We next measured binding of 125I-labeled His6-STI1 to His6-PrPc. Figure 3 shows curves representative of at least four independent assays carried out with PrPc refolded in either the absence (Figure 3A) or presence of Cu2+ (Figure 3B). The presence of copper ions in the refolded protein was determined by atomic emission spectrometry (data not shown) and confirms the presence of ∼10 Cu2+ atoms bound per His6-PrPc molecule (Brown et al., 1999). PrPc binds STI1 with high affinity, in a saturable manner, and 1.2–1.5 times as much STI1 binds PrPc refolded in the absence than in the presence of Cu2+ ions, although the affinity constants were similar (Kd = 1.4 × 10−7 and 1.2 × 10−7 M in the absence and presence of Cu2+, respectively). Since the amount of His6-PrPc added in both experiments was the same, these data indicate that there is more PrPc able to bind STI1 when the refolding occurs in the absence of Cu2+. One possibility is that due to the extensive process to refold the protein (Wong et al., 2000), a small fraction is degraded.
STI1 interacts within amino acids 113–128 of PrPc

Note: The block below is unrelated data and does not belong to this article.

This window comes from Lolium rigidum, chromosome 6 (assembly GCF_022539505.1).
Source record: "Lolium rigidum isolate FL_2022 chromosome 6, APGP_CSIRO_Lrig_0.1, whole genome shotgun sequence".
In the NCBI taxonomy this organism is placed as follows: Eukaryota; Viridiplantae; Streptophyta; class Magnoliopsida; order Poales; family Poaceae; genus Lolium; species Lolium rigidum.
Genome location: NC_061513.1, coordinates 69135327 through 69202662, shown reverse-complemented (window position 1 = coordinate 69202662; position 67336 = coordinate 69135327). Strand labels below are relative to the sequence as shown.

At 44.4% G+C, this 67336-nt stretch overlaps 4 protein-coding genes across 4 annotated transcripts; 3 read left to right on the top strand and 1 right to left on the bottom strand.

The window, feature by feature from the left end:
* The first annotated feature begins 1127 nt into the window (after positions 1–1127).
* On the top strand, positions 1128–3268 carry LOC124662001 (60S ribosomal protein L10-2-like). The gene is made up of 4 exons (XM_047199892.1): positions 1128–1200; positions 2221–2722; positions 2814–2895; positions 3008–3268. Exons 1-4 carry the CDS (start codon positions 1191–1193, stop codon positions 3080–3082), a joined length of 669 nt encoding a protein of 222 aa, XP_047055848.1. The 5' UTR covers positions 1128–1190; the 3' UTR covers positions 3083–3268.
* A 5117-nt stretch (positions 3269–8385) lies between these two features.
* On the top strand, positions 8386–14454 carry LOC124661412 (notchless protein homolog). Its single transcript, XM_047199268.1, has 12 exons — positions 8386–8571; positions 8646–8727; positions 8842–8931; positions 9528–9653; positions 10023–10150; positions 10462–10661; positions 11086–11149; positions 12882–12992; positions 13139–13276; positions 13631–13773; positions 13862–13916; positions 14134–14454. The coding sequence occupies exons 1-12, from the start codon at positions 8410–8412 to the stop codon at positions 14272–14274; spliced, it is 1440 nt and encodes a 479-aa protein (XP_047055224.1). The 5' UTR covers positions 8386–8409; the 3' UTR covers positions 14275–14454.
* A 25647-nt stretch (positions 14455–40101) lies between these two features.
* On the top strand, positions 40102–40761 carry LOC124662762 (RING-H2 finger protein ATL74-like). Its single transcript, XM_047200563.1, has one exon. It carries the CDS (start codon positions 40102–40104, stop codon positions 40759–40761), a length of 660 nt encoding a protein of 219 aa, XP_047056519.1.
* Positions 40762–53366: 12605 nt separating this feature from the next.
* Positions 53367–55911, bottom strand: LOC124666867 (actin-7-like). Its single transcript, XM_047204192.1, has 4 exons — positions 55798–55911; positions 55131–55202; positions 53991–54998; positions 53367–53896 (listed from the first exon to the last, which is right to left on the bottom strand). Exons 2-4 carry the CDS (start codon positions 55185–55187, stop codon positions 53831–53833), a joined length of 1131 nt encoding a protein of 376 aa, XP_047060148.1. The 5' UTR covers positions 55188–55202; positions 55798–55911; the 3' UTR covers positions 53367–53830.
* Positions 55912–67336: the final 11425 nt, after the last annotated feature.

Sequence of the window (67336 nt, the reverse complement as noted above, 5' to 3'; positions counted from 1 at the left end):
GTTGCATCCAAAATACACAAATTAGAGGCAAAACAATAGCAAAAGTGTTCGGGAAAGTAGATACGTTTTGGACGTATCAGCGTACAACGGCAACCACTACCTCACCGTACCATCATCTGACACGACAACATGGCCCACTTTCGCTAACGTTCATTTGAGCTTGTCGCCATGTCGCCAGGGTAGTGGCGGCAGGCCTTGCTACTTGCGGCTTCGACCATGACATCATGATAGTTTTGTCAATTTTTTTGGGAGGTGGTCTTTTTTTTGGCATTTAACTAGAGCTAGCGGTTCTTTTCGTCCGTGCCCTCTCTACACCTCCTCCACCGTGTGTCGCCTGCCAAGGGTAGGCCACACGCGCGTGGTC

To map the STI1-binding domain in PrPc, we constructed a deletion mutant lacking the region around the neurotoxic domain (Forloni et al., 1993), which contains the previously predicted binding site (Martins et al., 1997). The mouse PrPc mutant Δ105–128 (human 106–129) is unable to bind STI1, while PrPc without the copper-binding domain (PrPc Δ51–90) binds similarly to the wild-type molecule (Figure 4A). We then tested a series of peptides covering the entire PrPc molecule (Figure 4B). Peptide P10, which contains the amino acid sequence spanning residues 113–132 of the mouse sequence, was the most effective competitor of PrPc–STI1 binding, while peptide P9 (amino acids 103–122), which shares residues 113–122 with P10, was also inhibitory, albeit at a concentration 2.5 times higher than that used for P10 (data not shown). Moreover, the human neurotoxic peptide (NTX) (Forloni et al., 1993), which is equivalent to mouse PrPc amino acids 105–125, was able to compete for PrPc–STI1 interaction, but less efficiently than P10. Therefore, amino acids 126–131 present in P10 and absent in both P9 and the NTX peptide appear to be added to the 113–122 domain of PrPc in the interaction with STI1. Since the PrPc deletion mutant Δ105–128 is unable to bind STI1, the data are consistent with the hypothesis that the region comprising amino acids 113–128 of the mouse PrPc, which was the sequence used to draw the PrR peptide (Martins et al., 1997), is a unique binding site for STI1, independent of copper (Figure 4A).